During a flurry of verbal outbursts this fall, Gov. Paul LePage said he had a habit of speaking his mind, but that he needed not to use “street words.” Apparently the effort to drop such words from his repertoire isn’t going well.
During a television interview Friday he was asked how he would respond to the NAACP, which was critical of the governor for declining to attend its events, including those marking Martin Luther King Day on Monday.
“Tell them to kiss my butt,” the governor said with a chuckle, quickly turning to his communications director, Dan Demeritt, saying he had upset him.
Gov. LePage, of course, should speak his mind. But, as governor, he also has to show some discipline and respect.
His answer to a previous question about the NAACP was appropriate and a good explanation of why he has yet to accept any of their invitations. There is only so much time in the day, he said. He has a black son. Further, he denied their request to go to the state prison to meet with black prisoners because he wanted to meet with all prisoners.
All of this is rational and makes sense. So, why denigrate it with “kiss my butt”?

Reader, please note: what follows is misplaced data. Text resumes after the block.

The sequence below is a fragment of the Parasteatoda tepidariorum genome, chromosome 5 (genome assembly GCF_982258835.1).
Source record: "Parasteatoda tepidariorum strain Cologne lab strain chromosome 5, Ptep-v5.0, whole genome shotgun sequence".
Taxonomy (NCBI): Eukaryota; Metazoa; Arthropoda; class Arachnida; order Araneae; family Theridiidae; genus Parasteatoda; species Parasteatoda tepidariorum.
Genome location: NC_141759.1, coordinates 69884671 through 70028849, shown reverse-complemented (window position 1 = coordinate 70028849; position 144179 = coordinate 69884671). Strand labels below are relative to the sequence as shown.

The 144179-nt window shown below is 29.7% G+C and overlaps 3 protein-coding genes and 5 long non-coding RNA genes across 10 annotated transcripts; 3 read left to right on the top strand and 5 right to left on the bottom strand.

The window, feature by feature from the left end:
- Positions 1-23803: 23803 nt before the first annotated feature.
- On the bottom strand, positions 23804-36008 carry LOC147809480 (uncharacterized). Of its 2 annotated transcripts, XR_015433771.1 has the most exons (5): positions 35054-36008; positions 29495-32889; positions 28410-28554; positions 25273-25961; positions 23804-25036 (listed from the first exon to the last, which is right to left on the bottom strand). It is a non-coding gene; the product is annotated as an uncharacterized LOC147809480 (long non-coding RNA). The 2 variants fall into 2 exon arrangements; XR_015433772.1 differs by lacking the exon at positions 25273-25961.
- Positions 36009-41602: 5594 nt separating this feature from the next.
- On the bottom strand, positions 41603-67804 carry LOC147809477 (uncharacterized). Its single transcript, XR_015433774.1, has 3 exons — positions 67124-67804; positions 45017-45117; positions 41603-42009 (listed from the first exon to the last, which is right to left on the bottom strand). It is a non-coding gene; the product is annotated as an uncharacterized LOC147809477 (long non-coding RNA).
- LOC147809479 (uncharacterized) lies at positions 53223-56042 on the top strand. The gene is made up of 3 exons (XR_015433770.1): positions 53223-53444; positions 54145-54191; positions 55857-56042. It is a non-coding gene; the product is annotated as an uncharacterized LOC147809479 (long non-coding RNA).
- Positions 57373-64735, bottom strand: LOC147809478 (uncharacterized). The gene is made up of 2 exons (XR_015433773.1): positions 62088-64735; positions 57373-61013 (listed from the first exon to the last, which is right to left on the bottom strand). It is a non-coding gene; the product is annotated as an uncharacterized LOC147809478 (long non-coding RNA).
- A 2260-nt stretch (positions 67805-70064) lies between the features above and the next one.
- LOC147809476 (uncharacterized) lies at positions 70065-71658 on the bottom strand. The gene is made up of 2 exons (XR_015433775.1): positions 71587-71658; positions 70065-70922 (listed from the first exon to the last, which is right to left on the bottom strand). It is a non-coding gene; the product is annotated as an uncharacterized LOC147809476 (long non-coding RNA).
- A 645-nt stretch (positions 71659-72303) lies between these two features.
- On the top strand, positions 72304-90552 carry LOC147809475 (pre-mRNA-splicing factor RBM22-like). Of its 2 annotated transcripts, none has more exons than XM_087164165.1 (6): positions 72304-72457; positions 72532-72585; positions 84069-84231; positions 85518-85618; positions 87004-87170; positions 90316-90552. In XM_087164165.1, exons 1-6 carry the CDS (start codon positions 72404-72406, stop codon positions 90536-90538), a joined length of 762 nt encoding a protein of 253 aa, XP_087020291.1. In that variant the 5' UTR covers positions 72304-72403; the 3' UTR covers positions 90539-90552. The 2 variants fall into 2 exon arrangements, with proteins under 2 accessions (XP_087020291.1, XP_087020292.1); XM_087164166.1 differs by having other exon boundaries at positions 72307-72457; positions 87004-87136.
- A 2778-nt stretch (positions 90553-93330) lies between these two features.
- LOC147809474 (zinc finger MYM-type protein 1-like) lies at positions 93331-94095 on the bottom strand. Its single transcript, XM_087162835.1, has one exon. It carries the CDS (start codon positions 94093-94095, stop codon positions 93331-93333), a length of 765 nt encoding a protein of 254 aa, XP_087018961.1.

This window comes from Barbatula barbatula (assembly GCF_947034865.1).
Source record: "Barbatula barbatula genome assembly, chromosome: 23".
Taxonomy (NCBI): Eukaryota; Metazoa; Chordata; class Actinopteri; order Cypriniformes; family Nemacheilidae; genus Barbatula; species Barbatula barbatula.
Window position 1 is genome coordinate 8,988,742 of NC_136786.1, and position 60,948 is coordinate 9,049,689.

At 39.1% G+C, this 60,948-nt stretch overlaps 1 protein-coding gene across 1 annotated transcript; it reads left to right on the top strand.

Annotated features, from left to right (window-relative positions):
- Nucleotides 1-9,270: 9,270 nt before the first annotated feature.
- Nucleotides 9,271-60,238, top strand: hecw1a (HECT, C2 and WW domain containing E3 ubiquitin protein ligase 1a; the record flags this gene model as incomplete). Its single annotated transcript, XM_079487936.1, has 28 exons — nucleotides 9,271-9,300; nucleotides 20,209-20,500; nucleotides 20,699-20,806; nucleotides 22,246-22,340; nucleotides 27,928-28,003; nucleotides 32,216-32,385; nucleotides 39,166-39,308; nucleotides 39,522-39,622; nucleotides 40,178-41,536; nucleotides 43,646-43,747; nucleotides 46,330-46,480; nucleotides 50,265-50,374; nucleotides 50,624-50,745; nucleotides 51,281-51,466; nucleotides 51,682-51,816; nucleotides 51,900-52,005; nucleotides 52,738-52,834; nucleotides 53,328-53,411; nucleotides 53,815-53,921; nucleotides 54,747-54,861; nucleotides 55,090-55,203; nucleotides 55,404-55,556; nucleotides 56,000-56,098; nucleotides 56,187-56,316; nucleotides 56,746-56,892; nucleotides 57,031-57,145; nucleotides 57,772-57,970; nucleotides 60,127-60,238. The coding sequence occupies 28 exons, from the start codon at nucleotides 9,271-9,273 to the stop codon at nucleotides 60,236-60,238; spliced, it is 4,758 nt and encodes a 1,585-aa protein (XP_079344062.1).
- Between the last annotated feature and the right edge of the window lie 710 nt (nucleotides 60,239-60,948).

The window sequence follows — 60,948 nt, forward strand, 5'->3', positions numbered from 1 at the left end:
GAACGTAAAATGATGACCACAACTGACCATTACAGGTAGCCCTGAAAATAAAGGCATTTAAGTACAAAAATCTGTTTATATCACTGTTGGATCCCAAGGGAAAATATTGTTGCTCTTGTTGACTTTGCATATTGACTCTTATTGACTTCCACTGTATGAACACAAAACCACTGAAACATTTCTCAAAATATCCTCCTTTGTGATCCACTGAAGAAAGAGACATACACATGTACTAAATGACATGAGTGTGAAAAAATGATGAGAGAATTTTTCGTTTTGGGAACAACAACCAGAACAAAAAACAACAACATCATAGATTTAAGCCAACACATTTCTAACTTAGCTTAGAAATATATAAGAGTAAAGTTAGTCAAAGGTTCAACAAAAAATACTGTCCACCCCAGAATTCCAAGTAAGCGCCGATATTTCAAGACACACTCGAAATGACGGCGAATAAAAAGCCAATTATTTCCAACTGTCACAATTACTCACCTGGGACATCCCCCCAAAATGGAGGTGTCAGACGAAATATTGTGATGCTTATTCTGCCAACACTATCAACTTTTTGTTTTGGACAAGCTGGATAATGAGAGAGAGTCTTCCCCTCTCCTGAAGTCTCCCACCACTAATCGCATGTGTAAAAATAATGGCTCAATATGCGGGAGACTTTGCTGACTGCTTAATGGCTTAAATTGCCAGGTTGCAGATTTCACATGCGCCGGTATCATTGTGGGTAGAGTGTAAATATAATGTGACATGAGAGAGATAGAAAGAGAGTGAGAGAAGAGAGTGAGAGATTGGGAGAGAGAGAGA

The so-called NAACP snub would have been a short-lived story without the crack. Now, his staff will waste time denying that he is a racist, or at least undignified.
Gov. LePage also seems confused when he says he’s governor of 1.3 million people, not a small group of people and that he won’t cater to a special interest group. Does this mean he won’t attend events honoring the state’s Franco-American heritage or sponsored by the forest products industry?
During the campaign, Mr. LePage was criticized for threatening to punch a reporter in the face and saying he’d be on the front page for telling the president to “go to hell.” In September, he apologized for such comments and joked that his daughter had given him a roll of duct tape.
“I am not politically correct all of the time,” he said in September. “I speak my mind,” adding later, “But I have to learn not to use street words.”
There is a fine line between speaking your mind and knowing when to hold your tongue. As the public face of Maine and all of its people, the governor is expected to know how to do the latter.